First you get the notice. Back in October or November, informing you of the call to duty. The call of duty. You don’t play video games, so this is your only call of duty. You postpone. You are allowed one postponement. You do so, as you need the money that the current job is providing. And in January, you will not have this current job. You choose a date at the end of January, because you’ll be going away for a week in the middle of January. A return to the frozen Northeast, in order to remind yourself of one of the reasons you have moved out to California, and San Francisco, with its Hall of Justice.
You may not serve on a jury if you are not: 18 years of age, are not a citizen of the U.S., are not a resident of San Francisco, or have a prior felony conviction. Have I had a felony conviction? No. Am I sure? Yes, as far as I can recall.
It’s Thursday. First, you have to remember when to call. Next, you have to call. Then you have to press buttons, and hope you are not required to report.
Sunday, 4:30 p.m. Please call back Monday. Make a note to tell the school administrator that there is a chance I will have a conflict, but emphasizing how much I’m looking forward to test proctoring, in order to keep the assignment.
Monday, 4:30 p.m. Anxiety. I have a two-day teaching assignment. Test proctoring, to be specific. Good money. High hourly rate. Not substitute pay. Please call back Tuesday. Relief.
Tuesday, 4:30 p.m. Anxiety. One more day to avoid being called. Please call back Wednesday.
Wednesday, 4:30 p.m. Driving to tutoring job. Not a single jury duty thought. No note to call when I’m done with dinner. Tutor. Dinner. Drive home. Call a friend on the way home. No thoughts about jury duty. No anxiety.
Wednesday: midnight. In bed, about to fall asleep, exhausted from the day. Thoughts of the forum, a school theater full of high school teachers and administrators. Each teacher with one minute to explain themselves and their opinions. One of the teachers, an English teacher, who has been in the process of getting her therapist’s license for a few years. She explains she may have a conflict next Tuesday, she has jury duty. Holy Shit! Get up, find the paper. Call the number, expecting to hear those wonderful words, “Please call back, _______ “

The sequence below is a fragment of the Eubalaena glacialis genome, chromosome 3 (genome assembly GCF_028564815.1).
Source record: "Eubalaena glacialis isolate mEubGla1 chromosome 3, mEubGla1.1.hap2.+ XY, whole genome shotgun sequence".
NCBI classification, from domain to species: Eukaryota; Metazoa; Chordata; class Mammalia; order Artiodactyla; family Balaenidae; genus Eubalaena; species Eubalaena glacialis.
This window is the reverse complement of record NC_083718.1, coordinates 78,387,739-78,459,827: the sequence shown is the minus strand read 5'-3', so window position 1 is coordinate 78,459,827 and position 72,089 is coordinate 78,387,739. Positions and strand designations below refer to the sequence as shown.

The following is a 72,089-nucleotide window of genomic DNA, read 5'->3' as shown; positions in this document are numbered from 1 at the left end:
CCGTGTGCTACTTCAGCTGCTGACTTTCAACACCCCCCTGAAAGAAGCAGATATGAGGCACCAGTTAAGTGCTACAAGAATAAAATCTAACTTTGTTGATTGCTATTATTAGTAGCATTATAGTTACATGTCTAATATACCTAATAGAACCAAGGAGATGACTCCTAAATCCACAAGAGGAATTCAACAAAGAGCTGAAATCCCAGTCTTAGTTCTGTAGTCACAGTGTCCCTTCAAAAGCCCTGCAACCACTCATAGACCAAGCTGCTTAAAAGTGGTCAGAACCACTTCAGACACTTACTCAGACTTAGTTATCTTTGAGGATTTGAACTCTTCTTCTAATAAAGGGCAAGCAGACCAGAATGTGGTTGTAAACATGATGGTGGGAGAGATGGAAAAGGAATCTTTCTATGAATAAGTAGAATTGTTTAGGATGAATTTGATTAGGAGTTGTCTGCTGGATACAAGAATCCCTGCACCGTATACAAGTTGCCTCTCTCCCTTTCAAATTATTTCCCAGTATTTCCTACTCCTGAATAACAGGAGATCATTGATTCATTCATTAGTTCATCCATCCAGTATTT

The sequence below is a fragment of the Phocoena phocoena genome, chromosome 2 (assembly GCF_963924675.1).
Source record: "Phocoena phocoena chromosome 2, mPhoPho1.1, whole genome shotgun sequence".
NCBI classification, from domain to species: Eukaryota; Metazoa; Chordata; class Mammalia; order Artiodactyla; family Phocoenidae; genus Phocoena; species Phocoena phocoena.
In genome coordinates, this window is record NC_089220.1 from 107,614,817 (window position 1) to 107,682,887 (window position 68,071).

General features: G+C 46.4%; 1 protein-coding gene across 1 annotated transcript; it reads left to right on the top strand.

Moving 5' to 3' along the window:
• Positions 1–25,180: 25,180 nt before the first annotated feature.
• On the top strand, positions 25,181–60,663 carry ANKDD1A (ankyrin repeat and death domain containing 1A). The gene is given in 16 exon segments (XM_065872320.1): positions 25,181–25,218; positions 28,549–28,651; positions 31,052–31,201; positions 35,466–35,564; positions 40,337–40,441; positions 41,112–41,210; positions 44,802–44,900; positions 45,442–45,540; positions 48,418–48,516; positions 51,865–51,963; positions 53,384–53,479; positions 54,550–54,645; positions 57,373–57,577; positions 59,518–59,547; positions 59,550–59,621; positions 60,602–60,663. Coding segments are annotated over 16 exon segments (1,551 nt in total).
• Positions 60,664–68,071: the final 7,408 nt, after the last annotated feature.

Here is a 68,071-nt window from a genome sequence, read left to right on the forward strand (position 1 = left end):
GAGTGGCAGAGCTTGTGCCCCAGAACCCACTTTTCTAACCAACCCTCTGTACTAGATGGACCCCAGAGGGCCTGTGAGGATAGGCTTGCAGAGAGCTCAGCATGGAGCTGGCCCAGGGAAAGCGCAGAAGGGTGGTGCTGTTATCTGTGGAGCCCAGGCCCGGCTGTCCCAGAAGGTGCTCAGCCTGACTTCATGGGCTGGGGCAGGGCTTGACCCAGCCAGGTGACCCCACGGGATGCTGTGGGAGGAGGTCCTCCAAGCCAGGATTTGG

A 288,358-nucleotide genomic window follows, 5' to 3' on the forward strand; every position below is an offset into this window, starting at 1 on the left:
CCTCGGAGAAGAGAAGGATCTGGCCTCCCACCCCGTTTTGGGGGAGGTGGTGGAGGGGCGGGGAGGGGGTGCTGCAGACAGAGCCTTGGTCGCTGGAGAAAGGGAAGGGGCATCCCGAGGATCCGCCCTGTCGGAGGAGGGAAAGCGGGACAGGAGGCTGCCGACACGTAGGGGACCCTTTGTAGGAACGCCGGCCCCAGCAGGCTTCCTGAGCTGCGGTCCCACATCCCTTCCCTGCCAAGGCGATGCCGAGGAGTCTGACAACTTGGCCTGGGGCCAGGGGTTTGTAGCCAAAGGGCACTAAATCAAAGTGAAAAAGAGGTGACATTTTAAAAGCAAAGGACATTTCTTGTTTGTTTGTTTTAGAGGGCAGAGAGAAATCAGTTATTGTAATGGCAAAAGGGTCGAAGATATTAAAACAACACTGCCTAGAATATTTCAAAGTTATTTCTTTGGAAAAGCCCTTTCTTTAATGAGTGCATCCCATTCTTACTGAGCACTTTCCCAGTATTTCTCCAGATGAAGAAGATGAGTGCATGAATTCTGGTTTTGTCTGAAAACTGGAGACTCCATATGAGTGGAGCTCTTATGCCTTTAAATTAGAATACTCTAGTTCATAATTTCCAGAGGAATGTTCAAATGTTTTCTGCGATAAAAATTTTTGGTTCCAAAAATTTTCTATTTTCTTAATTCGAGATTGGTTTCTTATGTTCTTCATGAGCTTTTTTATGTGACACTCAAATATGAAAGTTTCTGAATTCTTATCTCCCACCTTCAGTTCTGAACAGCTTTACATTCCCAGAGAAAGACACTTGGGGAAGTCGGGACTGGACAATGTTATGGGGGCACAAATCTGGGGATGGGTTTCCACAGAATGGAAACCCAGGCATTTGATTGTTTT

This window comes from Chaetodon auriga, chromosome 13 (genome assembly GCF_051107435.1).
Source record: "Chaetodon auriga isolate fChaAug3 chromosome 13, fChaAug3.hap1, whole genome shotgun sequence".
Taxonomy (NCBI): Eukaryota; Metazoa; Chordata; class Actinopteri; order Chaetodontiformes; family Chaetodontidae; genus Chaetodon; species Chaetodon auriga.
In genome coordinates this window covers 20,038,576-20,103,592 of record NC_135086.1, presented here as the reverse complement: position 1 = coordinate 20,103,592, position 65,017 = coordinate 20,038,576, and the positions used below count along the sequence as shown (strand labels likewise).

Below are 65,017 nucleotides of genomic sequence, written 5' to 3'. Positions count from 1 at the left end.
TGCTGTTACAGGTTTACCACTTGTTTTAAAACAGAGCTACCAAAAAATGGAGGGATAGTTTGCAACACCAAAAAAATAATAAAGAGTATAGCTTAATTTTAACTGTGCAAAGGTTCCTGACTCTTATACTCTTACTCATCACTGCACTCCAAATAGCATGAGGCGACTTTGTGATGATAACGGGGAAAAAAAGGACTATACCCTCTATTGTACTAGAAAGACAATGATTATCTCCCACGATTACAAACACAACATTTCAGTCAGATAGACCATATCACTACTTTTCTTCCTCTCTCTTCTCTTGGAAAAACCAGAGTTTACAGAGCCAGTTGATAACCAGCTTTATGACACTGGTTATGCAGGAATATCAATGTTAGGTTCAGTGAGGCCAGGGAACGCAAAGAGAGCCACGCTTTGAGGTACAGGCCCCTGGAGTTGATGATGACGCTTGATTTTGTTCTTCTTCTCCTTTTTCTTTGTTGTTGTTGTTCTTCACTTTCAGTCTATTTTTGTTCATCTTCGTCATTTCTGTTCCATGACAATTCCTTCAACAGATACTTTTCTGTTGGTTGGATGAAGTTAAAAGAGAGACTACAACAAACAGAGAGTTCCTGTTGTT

Instead, you hear a new message. “You are required….”
Whew. It wasn’t Tuesday, it wasn’t Wednesday. It was Thursday. 12:45 p.m. I will report. Reporting for duty.
This is San Francisco.
Look around you. All of the laptops. The small screens. You take out your laptop and begin doing this. A few with books. A few with newspapers, those dirty things. So many with their laptops. Free wireless Internet. Imagine the day before that happened. The years before. People sat in this large room without the Internet. Without their BlackBerries. Without their phones. They just sat in here, staring at each other, staring at books, folding and re-folding newspapers. I wonder if anyone has ever died in this room. A heart attack while waiting to serve.
Some people have food.
I look around and see white people and Asians. I am scanning the room for a person of color. There are a few tan Asians. There are beards. One young man may be Middle Eastern. I love falafel these days. The man near me has a thick beard and a closely cropped haircut. I believe him to be a “bear,” which is a rather manly and bearded older gay man. Another man has an even thicker beard and a completely bald head. Shiny. Older women with streaks of white in their hair. Silver, really. A young woman, a girl, one would say. She has the hippie girl hair, the white-girl dreadlocks, filled with nature and earth. She has a few blue locks, and a few green, but mostly they’re somewhere between a dirty, dirty blondish tan, and a lighter brown. Her hair has accomplished something our hair has not. It has captivated us.
She takes out her Mac. Her ironic knapsack has what appears to be a sunny side up egg on it. Not a vegan. One woman paces endlessly and slowly in the room. One of the middle-aged, silver–haired women. She has a fanny pack, yet she refuses to sit on her fanny. She is mildly creepy. Sort of witch-like. Her arms are crossed over her chest. She wears a faded pastel pink t-shirt. She’s doing careful laps around the room, passing slightly closer to my corner-seat with each lap. At this rate, there is certain to be a collision between her fanny pack and my left shoulder. On her last lap, I’ve noticed she has thick soles on her black sneakers. In my derangement, I somehow imagine that she has telepathically picked up on my observing of her laps. I can’t imagine everyone else hasn’t noticed this orbiting older woman. She is a satellite in the room. A planetary vessel in this very earth-bound room of San Franciscans.
Should I keep watching these people? We are in waiting mode. It’s only been about 20 minutes.